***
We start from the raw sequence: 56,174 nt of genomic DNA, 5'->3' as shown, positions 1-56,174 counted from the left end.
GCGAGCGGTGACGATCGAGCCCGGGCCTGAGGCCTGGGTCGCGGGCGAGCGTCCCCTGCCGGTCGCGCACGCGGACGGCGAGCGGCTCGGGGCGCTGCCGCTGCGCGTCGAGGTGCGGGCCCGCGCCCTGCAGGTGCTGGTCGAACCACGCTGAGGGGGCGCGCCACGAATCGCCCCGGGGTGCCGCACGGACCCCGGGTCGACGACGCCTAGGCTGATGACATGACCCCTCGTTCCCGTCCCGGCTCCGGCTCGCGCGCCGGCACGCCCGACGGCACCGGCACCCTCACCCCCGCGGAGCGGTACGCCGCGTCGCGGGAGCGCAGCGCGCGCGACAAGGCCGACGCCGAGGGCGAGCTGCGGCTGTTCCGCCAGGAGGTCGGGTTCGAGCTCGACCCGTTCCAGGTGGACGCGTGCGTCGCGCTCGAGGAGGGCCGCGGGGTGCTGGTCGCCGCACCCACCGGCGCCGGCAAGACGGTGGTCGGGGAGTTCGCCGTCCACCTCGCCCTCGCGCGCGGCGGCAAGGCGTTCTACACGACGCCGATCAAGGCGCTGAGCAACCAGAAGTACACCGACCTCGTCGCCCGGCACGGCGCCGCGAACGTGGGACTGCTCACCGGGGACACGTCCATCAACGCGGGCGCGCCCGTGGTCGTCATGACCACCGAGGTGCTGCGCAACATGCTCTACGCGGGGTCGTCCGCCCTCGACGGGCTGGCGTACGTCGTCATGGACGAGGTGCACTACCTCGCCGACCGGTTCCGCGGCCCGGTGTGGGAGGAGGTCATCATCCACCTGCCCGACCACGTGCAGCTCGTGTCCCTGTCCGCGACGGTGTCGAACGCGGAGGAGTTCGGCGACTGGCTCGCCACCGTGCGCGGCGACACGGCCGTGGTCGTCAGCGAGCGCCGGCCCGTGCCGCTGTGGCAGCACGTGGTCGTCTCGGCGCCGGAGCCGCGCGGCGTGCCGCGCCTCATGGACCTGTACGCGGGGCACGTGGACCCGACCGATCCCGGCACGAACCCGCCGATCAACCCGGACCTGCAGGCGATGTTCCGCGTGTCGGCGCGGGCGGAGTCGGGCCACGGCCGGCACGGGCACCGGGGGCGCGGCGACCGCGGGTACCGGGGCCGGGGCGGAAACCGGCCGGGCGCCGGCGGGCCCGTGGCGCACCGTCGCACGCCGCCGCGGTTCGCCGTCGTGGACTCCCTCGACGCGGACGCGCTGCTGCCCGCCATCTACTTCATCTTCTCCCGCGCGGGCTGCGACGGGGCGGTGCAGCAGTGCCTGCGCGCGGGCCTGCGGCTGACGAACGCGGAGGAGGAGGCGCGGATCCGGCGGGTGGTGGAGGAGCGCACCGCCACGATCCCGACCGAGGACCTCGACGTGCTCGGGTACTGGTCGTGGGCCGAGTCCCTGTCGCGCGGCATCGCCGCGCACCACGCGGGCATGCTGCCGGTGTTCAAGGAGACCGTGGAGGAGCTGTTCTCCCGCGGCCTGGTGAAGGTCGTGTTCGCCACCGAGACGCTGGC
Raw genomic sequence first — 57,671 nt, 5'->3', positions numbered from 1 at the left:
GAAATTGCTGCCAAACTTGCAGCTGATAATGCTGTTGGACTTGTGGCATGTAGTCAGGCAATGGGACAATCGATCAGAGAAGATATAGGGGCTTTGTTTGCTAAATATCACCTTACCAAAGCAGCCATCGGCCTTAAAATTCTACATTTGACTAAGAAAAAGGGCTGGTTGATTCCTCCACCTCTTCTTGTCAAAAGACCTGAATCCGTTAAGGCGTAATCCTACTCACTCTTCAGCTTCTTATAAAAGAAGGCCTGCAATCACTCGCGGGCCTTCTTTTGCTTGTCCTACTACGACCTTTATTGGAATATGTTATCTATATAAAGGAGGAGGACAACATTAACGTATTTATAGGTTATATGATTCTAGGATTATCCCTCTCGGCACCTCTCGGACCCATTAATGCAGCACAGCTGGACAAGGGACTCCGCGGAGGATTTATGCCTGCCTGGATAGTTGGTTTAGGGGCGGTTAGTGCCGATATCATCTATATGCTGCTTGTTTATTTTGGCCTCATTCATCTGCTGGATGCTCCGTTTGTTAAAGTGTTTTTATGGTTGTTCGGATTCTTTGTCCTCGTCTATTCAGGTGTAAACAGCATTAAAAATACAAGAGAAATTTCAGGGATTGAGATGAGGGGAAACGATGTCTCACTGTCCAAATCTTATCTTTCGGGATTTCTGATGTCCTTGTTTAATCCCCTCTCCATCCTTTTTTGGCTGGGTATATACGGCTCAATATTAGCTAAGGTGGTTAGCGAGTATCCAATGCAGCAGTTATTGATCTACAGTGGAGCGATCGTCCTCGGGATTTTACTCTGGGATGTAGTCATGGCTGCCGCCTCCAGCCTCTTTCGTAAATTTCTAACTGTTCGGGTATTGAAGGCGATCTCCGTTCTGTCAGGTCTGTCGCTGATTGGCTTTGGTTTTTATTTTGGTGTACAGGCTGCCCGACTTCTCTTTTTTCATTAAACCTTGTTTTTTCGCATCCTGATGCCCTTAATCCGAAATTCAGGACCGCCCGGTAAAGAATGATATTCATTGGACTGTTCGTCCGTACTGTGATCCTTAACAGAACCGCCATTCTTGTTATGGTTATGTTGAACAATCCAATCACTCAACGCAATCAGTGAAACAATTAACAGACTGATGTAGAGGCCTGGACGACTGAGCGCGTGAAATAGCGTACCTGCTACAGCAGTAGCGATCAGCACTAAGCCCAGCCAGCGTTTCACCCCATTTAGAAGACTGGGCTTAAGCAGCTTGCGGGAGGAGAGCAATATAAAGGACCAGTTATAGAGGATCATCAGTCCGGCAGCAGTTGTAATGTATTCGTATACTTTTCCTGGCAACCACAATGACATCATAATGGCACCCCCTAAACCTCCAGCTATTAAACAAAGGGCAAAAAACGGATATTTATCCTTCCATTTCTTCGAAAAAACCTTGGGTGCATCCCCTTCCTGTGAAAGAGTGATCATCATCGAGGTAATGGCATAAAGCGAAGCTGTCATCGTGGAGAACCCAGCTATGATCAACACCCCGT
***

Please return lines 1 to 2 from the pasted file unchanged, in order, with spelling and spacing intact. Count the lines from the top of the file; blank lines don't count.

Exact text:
We start from the raw sequence: 56,174 nt of genomic DNA, 5'->3' as shown, positions 1-56,174 counted from the left end.
GCGAGCGGTGACGATCGAGCCCGGGCCTGAGGCCTGGGTCGCGGGCGAGCGTCCCCTGCCGGTCGCGCACGCGGACGGCGAGCGGCTCGGGGCGCTGCCGCTGCGCGTCGAGGTGCGGGCCCGCGCCCTGCAGGTGCTGGTCGAACCACGCTGAGGGGGCGCGCCACGAATCGCCCCGGGGTGCCGCACGGACCCCGGGTCGACGACGCCTAGGCTGATGACATGACCCCTCGTTCCCGTCCCGGCTCCGGCTCGCGCGCCGGCACGCCCGACGGCACCGGCACCCTCACCCCCGCGGAGCGGTACGCCGCGTCGCGGGAGCGCAGCGCGCGCGACAAGGCCGACGCCGAGGGCGAGCTGCGGCTGTTCCGCCAGGAGGTCGGGTTCGAGCTCGACCCGTTCCAGGTGGACGCGTGCGTCGCGCTCGAGGAGGGCCGCGGGGTGCTGGTCGCCGCACCCACCGGCGCCGGCAAGACGGTGGTCGGGGAGTTCGCCGTCCACCTCGCCCTCGCGCGCGGCGGCAAGGCGTTCTACACGACGCCGATCAAGGCGCTGAGCAACCAGAAGTACACCGACCTCGTCGCCCGGCACGGCGCCGCGAACGTGGGACTGCTCACCGGGGACACGTCCATCAACGCGGGCGCGCCCGTGGTCGTCATGACCACCGAGGTGCTGCGCAACATGCTCTACGCGGGGTCGTCCGCCCTCGACGGGCTGGCGTACGTCGTCATGGACGAGGTGCACTACCTCGCCGACCGGTTCCGCGGCCCGGTGTGGGAGGAGGTCATCATCCACCTGCCCGACCACGTGCAGCTCGTGTCCCTGTCCGCGACGGTGTCGAACGCGGAGGAGTTCGGCGACTGGCTCGCCACCGTGCGCGGCGACACGGCCGTGGTCGTCAGCGAGCGCCGGCCCGTGCCGCTGTGGCAGCACGTGGTCGTCTCGGCGCCGGAGCCGCGCGGCGTGCCGCGCCTCATGGACCTGTACGCGGGGCACGTGGACCCGACCGATCCCGGCACGAACCCGCCGATCAACCCGGACCTGCAGGCGATGTTCCGCGTGTCGGCGCGGGCGGAGTCGGGCCACGGCCGGCACGGGCACCGGGGGCGCGGCGACCGCGGGTACCGGGGCCGGGGCGGAAACCGGCCGGGCGCCGGCGGGCCCGTGGCGCACCGTCGCACGCCGCCGCGGTTCGCCGTCGTGGACTCCCTCGACGCGGACGCGCTGCTGCCCGCCATCTACTTCATCTTCTCCCGCGCGGGCTGCGACGGGGCGGTGCAGCAGTGCCTGCGCGCGGGCCTGCGGCTGACGAACGCGGAGGAGGAGGCGCGGATCCGGCGGGTGGTGGAGGAGCGCACCGCCACGATCCCGACCGAGGACCTCGACGTGCTCGGGTACTGGTCGTGGGCCGAGTCCCTGTCGCGCGGCATCGCCGCGCACCACGCGGGCATGCTGCCGGTGTTCAAGGAGACCGTGGAGGAGCTGTTCTCCCGCGGCCTGGTGAAGGTCGTGTTCGCCACCGAGACGCTGGC